Models of Martian volcano explain why its shaped like a circus tentFebruary 4th, 2009 - 2:45 pm ICT by ANI
Washington, Feb 4 (ANI): Scientists have constructed models of the Olympus Mons volcano on Mars, in order to uncover the mechanism that generates the distinctive features of its shape, namely the form of a circus tent.
The immense Olympus Mons volcano on Mars (about 23 km tall and 600 km wide) exhibits a somewhat lopsided structure.
It is elongated to the northwest, shortened to the southeast, with corresponding types of faulting (extensional and compressional, respectively) prevalent in each sector.
However, the overall shape of the edifice is characterized by a decrease in slope with increasing distance from the center, somewhat like the surface of a tent that is supported by a single central pole.
In order to uncover the mechanism that generates the distinctive features of the shape of Olympus Mons, Patrick J. McGovern and Julia K. Morgan, from the Lunar and Planetary Institute, Universities Space Research Association, constructed models of the volcano as collections of particles that slip and slide past each other, controlled by the weight of other particles and the friction value assigned to each.
They found that a low-friction zone at the base of the volcanic pile is required, and lateral variations in basal friction are critical.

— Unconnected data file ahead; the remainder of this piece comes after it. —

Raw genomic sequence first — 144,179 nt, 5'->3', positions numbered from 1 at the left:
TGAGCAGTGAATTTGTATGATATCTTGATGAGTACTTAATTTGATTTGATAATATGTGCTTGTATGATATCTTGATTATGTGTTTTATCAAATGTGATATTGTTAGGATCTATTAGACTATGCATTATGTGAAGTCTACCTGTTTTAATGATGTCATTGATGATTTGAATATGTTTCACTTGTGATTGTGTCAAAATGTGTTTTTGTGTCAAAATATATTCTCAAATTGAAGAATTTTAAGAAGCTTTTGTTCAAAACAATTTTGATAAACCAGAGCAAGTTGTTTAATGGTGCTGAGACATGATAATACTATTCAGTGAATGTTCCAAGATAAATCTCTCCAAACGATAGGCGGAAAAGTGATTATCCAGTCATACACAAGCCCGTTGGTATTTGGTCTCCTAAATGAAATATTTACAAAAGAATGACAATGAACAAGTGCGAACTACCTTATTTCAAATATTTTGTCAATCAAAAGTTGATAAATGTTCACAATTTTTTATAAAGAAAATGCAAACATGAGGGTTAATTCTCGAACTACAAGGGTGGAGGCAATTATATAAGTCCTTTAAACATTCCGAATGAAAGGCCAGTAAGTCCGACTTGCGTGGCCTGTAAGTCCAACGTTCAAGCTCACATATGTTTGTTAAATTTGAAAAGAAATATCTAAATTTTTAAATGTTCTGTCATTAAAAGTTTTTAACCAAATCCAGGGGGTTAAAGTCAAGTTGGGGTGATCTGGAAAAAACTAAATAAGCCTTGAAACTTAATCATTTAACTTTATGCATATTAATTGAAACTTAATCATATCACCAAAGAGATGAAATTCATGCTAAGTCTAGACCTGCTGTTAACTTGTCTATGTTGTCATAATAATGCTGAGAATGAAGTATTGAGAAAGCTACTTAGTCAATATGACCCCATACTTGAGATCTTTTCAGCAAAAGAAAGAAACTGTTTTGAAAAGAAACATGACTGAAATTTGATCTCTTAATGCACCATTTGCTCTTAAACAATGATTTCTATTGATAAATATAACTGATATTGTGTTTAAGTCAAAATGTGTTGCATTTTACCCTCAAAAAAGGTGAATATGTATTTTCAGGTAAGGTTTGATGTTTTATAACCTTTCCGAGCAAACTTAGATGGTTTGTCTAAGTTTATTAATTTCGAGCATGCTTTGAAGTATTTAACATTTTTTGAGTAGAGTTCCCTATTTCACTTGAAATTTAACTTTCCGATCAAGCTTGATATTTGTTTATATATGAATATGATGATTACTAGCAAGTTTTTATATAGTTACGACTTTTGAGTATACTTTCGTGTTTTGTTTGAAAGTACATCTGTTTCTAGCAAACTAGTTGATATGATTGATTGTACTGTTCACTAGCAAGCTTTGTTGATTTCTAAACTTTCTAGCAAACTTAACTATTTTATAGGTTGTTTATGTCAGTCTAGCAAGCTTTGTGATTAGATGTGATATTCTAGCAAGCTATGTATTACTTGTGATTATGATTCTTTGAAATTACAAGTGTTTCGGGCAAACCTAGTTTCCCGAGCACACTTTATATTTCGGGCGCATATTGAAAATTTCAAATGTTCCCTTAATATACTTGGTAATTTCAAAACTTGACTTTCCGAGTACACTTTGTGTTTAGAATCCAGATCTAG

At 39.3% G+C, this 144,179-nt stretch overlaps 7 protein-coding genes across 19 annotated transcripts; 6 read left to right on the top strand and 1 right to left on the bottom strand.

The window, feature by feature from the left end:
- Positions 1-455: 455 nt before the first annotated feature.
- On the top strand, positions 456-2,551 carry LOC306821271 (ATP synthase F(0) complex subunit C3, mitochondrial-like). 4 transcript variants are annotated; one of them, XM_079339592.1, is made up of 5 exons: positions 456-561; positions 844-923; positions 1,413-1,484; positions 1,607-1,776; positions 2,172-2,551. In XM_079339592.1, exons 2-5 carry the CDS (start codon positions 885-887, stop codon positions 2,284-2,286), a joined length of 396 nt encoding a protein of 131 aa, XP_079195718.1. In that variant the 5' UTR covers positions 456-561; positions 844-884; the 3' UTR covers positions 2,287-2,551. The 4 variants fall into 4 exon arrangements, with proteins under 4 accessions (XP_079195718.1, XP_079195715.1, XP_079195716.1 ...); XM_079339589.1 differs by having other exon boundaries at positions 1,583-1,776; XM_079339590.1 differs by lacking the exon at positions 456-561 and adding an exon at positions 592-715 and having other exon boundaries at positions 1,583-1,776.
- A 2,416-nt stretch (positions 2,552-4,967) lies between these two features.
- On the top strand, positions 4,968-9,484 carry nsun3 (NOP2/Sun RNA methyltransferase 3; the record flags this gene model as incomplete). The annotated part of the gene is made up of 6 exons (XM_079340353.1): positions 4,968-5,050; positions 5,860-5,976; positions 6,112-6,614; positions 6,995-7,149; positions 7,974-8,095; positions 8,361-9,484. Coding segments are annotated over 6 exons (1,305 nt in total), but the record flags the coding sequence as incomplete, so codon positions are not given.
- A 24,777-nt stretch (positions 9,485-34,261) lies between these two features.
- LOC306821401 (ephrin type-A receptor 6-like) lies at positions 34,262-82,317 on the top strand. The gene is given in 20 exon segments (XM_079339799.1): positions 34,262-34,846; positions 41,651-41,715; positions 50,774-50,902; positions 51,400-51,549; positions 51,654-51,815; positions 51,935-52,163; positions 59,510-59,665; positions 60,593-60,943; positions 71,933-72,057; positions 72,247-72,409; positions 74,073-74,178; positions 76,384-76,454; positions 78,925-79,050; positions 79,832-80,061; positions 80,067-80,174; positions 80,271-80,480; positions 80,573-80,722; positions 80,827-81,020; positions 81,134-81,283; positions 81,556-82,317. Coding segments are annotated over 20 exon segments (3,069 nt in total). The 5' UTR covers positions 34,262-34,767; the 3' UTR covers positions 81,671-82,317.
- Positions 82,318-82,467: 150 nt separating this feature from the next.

Friction decreasing outward from the center of the edifice can explain the overall circus tent shape, whereas friction decreasing from southeast to northwest accounts for the shortening and elongation of the respective quadrants.
The most likely origin for the basal low-friction zone is in a layer of clay sediment, overpressured by pore water.
This layer would be thicker in the downhill (northwest) direction, accounting for the asymmetry.
Such a layer likely corresponds to widespread and ancient clay deposits discovered by the Mars Express mission, and may constitute a favored environment for heat-loving organisms on Mars. (ANI)
Tags: ancient clay, asymmetry, circus tent, clay deposits, distinctive features, edifice, elongation, friction zone, lateral variations, lunar and planetary institute, mars express, martian volcano, mcgovern, northwest direction, olympus mons volcano, pore water, quadrants, slip and slide, space research association, universities space research